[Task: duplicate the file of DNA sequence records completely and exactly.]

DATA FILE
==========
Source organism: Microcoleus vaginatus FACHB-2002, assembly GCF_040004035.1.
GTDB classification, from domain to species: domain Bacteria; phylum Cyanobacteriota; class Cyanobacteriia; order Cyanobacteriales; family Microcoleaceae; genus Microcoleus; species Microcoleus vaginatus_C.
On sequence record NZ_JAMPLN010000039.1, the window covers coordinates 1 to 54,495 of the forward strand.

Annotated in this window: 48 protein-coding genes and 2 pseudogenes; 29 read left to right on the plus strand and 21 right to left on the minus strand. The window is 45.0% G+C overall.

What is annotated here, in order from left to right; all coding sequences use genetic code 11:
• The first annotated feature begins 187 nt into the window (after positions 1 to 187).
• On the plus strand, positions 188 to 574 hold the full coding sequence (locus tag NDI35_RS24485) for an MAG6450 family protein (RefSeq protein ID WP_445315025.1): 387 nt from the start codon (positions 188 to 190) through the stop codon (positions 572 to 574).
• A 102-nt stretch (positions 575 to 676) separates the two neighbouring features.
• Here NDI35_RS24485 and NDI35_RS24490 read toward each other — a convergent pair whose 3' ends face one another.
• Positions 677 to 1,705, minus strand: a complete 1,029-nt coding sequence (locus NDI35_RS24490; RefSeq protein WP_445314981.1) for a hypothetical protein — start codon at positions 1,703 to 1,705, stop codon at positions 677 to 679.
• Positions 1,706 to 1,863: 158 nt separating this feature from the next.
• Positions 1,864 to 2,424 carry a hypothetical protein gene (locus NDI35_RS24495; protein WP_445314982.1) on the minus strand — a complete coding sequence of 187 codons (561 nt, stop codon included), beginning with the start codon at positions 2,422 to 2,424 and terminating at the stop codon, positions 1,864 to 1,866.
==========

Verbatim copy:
Source organism: Microcoleus vaginatus FACHB-2002, assembly GCF_040004035.1.
GTDB classification, from domain to species: domain Bacteria; phylum Cyanobacteriota; class Cyanobacteriia; order Cyanobacteriales; family Microcoleaceae; genus Microcoleus; species Microcoleus vaginatus_C.
On sequence record NZ_JAMPLN010000039.1, the window covers coordinates 1 to 54,495 of the forward strand.

Annotated in this window: 48 protein-coding genes and 2 pseudogenes; 29 read left to right on the plus strand and 21 right to left on the minus strand. The window is 45.0% G+C overall.

What is annotated here, in order from left to right; all coding sequences use genetic code 11:
• The first annotated feature begins 187 nt into the window (after positions 1 to 187).
• On the plus strand, positions 188 to 574 hold the full coding sequence (locus tag NDI35_RS24485) for an MAG6450 family protein (RefSeq protein ID WP_445315025.1): 387 nt from the start codon (positions 188 to 190) through the stop codon (positions 572 to 574).
• A 102-nt stretch (positions 575 to 676) separates the two neighbouring features.
• Here NDI35_RS24485 and NDI35_RS24490 read toward each other — a convergent pair whose 3' ends face one another.
• Positions 677 to 1,705, minus strand: a complete 1,029-nt coding sequence (locus NDI35_RS24490; RefSeq protein WP_445314981.1) for a hypothetical protein — start codon at positions 1,703 to 1,705, stop codon at positions 677 to 679.
• Positions 1,706 to 1,863: 158 nt separating this feature from the next.
• Positions 1,864 to 2,424 carry a hypothetical protein gene (locus NDI35_RS24495; protein WP_445314982.1) on the minus strand — a complete coding sequence of 187 codons (561 nt, stop codon included), beginning with the start codon at positions 2,422 to 2,424 and terminating at the stop codon, positions 1,864 to 1,866.